By Dave Henderson
Most slings like the ones shown here distribute the weight of a rifle and are efficient carrying aids. However, not all slings are practical for steading a rifle while aiming.
Everything is competition when it comes to teen-aged boys.
My buddy Larry could always outrun me, but I had a stronger throwing arm and was a better hitter.
He was really quick and could jump like a deer, but I was stronger.
Larry was also on the school rifle team and had a fancy German .22, but I was a pretty fair hand with my $5 single-shot .22 Long Rifle, too. I was determined to bag more squirrels than him when he came to hunt the woods behind my house.
His rifle wore a strange stock and a target peep sight. Although it was really cool, it didn’t intimidate me, nor did Larry’s experience as a marksman in three-position smallbore competition. My little Marlin shot a little to the left at 25 yards, but I’d been compensating for it long enough that I was supremely confident with that rifle in the squirrel woods.
As we slipped quietly through the hardwoods, searching the canopy overhead, we kept stealing looks at each other. We were desperate to find out how each other was shooting, and, of course, the score.
I quickly became discouraged. Every time Larry crawled into the rifle’s sling and leaned against a tree trunk, or dropped to a kneeling position, or shot offhand, he was popping head shots on bushytails at 50 yards.
Yeah, I was intimidated. Wrestling with the wobbling sights while compensating for windage made shooting accurately a chore at half that distance. It had always been that way, and I’d accepted it as inevitable. But Larry’s success suddenly exposed that weak point.
Accuracy is built on a solid foundation; something that steadies the barrel and sights.
That’s the basis of the classic shooting positions - prone, sitting and kneeling - and the classic “stacking of bones” when shooting offhand.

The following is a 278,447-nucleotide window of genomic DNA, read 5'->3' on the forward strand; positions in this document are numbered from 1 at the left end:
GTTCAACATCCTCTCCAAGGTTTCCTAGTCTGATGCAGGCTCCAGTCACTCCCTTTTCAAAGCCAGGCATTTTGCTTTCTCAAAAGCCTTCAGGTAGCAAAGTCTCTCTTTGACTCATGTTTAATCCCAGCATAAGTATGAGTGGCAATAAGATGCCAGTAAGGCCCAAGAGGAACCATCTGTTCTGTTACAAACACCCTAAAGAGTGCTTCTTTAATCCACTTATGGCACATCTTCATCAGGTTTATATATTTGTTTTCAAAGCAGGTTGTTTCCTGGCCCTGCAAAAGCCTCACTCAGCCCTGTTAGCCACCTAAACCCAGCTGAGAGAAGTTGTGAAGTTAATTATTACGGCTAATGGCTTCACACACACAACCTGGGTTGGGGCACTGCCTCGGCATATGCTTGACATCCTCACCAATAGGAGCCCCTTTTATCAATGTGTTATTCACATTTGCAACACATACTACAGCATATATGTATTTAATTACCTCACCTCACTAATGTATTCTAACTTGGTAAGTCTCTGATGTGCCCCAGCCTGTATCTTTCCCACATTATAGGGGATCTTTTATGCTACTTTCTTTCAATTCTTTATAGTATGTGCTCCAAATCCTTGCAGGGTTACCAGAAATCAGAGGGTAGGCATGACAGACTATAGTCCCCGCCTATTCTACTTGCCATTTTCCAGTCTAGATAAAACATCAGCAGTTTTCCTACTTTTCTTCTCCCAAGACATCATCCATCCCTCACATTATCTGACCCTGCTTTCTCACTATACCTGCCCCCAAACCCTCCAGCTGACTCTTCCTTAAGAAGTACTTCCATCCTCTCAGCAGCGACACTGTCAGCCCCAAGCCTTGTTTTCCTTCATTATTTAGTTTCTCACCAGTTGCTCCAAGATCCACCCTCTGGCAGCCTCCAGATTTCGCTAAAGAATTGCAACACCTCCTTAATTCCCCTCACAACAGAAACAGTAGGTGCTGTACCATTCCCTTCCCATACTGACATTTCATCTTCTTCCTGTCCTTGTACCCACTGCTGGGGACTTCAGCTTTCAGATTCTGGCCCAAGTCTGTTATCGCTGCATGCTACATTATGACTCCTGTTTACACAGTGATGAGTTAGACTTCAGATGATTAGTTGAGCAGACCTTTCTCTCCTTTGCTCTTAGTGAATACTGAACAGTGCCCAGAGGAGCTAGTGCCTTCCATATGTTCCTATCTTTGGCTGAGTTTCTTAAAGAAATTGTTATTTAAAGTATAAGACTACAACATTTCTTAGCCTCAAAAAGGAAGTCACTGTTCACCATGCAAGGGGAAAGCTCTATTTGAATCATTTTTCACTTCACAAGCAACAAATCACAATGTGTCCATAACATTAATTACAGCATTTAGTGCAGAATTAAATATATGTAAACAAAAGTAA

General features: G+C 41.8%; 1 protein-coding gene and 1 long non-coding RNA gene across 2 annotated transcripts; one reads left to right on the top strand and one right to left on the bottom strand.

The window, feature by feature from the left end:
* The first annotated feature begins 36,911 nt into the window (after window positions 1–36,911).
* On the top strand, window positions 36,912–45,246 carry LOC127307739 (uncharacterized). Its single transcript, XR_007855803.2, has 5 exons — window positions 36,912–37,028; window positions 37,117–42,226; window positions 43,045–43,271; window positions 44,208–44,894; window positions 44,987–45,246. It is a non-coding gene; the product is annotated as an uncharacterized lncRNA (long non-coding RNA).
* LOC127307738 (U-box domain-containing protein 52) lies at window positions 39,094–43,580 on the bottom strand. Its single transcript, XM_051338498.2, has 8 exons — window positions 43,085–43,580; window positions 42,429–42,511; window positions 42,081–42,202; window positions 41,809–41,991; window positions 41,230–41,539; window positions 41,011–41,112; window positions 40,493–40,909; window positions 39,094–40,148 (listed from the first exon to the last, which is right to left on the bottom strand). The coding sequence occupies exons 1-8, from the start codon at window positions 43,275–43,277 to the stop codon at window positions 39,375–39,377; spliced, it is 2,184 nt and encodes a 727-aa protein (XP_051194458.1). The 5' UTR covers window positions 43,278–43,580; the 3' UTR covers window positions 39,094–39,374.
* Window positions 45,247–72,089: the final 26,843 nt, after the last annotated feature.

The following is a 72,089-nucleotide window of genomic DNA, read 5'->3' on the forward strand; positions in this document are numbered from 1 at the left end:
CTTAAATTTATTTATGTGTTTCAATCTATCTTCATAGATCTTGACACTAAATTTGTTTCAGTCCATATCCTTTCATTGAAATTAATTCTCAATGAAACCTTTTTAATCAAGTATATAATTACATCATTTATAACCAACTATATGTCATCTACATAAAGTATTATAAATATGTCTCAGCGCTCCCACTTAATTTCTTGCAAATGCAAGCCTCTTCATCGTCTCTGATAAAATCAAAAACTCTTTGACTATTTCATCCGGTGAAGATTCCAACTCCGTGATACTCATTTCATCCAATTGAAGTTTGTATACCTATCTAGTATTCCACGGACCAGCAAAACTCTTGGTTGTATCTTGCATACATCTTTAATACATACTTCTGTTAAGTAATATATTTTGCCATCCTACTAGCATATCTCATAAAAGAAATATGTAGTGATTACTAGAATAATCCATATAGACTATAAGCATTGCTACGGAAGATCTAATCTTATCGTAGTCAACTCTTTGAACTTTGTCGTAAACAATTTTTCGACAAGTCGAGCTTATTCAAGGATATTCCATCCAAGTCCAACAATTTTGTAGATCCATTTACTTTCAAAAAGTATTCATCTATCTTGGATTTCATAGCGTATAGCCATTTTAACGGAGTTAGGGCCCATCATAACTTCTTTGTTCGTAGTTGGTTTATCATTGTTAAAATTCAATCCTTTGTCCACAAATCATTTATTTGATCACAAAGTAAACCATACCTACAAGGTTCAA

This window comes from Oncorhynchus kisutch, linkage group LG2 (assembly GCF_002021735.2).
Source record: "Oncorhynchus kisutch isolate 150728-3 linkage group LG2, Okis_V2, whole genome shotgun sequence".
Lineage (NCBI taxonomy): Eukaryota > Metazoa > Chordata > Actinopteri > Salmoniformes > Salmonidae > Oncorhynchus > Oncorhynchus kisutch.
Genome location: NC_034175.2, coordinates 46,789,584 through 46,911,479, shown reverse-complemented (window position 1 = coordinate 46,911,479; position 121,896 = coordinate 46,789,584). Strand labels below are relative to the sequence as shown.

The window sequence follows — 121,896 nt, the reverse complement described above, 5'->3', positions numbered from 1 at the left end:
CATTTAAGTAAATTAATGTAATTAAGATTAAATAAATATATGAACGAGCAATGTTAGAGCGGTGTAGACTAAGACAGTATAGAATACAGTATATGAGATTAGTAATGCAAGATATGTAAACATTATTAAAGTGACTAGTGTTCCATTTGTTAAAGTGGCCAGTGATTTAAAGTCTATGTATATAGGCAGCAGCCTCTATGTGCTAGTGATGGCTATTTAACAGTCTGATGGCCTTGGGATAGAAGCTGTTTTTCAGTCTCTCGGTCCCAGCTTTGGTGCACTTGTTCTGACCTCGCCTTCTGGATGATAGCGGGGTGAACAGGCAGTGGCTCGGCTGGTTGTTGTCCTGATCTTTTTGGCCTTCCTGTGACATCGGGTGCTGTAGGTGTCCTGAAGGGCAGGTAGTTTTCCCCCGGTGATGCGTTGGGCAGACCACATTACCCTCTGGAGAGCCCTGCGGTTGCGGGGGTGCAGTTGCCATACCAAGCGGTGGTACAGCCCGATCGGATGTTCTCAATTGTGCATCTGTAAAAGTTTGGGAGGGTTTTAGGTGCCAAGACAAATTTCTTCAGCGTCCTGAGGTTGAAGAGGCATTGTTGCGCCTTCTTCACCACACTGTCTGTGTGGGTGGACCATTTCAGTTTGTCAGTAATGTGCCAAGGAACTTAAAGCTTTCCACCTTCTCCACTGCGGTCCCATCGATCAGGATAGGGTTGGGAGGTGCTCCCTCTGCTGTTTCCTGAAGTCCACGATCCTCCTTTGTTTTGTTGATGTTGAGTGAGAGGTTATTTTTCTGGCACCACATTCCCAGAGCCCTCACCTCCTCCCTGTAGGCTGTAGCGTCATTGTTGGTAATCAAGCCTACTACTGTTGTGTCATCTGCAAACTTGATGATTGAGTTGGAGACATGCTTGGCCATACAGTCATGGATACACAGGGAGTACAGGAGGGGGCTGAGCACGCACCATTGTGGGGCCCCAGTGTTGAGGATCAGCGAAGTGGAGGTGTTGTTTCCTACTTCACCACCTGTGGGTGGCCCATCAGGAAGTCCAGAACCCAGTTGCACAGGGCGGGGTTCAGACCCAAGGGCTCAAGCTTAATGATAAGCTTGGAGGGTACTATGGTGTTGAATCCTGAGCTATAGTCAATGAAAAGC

There are ways to enhance your steadiness from all of those positions - shooting off a soft backpack, bipods, shooting sticks, or even a gloved hand resting on tree branch or gripping a tree trunk. But you don’t always have those options. That’s when knowing how to use a sling comes in handy.
Years after my lesson in humility with Larry, a Marine Corps range master taught me the intricacies of using an adjustable sling. I used a Turner Saddlery adjustable leather sling to hone my skills in NRA Service Rifle competition for years thereafter. Today, if I’m hunting with a rifle - and sometimes even with a shotgun and slugs - I use some manner of shooting sling to steady my hand and increase my chances.
Rifle slings have been a part of hunting for centuries, probably starting with the ropes and leather straps that served as carrying aids on muzzleloaders. It wasn’t until World War I that specially designed military slings came along to improve the accuracy of bolt-action rifles. Competitive shooters adapted and refined the military sling over the years.
These days, I install slings on virtually every gun I use. There’s a buckskin loop on my sidehammer muzzleloader; nylon slings on my waterfowl and turkey shotguns; an over-the-shoulder stretchable loop affixed to the butt of my T/C Contender pistol; and slings with adjustable loops on my slug guns. I even have a sling on my bow when I’m hunting off horses or ATVs.
All are useful, but for different reasons. The buckskin and nylon slings on the muzzleloader and shotguns are just carrying straps that free my hands and allow the shoulders to bear the gun’s weight when I’m walking. Ditto the bow sling.
The loop of a deliberate sling goes around the tricep of the forward shooting arm. The sling is drawn tight against the gun’s front swivel.